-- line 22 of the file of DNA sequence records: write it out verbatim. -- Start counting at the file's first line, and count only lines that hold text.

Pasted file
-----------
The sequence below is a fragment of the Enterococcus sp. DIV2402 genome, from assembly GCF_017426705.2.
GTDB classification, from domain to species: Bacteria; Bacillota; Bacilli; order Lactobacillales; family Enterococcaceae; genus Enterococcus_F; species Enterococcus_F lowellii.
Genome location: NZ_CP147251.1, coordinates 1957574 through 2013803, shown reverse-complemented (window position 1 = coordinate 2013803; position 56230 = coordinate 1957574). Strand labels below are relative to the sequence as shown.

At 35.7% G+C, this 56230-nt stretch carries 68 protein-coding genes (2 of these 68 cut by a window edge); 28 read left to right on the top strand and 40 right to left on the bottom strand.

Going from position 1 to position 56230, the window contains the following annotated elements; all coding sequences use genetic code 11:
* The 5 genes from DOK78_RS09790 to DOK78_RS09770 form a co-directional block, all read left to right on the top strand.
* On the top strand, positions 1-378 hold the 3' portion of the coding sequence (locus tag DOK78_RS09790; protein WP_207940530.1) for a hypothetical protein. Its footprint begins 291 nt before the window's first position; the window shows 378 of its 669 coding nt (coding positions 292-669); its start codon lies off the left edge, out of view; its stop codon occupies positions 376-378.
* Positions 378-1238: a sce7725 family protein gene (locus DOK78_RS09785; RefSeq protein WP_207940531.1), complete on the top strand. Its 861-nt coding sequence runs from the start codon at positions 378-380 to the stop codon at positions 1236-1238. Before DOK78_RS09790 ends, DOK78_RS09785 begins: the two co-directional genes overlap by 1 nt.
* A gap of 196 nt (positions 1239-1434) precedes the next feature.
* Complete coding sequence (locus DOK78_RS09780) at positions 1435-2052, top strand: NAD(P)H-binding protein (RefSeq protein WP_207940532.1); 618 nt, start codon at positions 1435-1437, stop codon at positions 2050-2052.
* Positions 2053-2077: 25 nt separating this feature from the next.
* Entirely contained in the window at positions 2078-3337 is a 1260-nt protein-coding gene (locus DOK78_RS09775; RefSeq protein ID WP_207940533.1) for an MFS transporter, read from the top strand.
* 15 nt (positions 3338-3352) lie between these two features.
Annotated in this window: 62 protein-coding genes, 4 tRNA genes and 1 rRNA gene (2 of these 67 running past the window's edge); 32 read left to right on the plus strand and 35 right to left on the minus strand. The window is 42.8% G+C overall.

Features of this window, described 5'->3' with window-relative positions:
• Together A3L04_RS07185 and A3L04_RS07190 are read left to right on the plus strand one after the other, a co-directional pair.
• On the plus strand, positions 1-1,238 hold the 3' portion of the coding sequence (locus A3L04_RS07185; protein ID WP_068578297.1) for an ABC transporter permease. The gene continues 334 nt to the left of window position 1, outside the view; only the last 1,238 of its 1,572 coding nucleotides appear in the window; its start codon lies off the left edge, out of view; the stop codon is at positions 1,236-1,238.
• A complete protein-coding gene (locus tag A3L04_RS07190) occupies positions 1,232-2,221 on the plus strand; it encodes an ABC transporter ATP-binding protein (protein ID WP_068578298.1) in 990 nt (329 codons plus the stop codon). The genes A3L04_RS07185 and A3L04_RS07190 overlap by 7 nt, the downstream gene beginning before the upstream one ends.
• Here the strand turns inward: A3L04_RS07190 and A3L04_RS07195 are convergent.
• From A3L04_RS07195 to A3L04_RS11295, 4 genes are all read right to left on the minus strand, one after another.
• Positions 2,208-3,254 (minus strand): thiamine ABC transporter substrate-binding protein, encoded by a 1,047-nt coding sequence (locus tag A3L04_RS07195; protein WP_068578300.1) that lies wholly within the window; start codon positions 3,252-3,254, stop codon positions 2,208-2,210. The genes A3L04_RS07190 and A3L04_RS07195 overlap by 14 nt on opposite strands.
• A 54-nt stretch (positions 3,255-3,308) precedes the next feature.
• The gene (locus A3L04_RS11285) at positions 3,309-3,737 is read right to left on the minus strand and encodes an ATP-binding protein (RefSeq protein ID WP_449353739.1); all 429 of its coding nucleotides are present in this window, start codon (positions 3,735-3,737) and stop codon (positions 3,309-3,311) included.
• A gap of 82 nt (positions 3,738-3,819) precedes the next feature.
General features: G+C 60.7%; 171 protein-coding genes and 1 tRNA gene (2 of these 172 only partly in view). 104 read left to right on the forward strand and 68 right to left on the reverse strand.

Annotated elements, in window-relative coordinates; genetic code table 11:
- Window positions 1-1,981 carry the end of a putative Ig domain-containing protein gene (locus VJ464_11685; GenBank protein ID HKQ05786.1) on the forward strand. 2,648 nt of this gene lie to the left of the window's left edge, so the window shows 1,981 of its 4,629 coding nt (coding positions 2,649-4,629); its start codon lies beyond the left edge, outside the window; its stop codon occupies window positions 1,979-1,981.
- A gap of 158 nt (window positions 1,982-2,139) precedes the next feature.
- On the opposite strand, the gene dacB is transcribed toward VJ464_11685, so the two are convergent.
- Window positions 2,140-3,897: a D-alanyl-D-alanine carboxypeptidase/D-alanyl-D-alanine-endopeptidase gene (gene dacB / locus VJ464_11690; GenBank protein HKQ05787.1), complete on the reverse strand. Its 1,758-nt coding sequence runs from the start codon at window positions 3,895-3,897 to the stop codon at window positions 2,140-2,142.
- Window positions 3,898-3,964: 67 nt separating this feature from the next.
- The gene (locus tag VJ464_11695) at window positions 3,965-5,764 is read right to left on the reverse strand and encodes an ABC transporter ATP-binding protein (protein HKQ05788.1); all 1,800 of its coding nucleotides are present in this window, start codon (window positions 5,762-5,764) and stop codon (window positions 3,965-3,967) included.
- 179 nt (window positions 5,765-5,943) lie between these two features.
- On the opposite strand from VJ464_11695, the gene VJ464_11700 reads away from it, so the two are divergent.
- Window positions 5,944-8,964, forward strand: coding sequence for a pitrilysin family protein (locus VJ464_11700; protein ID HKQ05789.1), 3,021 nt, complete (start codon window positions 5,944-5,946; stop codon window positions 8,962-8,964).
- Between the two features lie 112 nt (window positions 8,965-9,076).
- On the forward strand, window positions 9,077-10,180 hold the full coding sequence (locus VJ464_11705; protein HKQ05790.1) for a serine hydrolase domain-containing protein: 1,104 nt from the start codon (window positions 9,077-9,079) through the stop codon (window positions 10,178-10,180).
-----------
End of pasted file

• A 54-nt stretch (positions 3,255-3,308) precedes the next feature.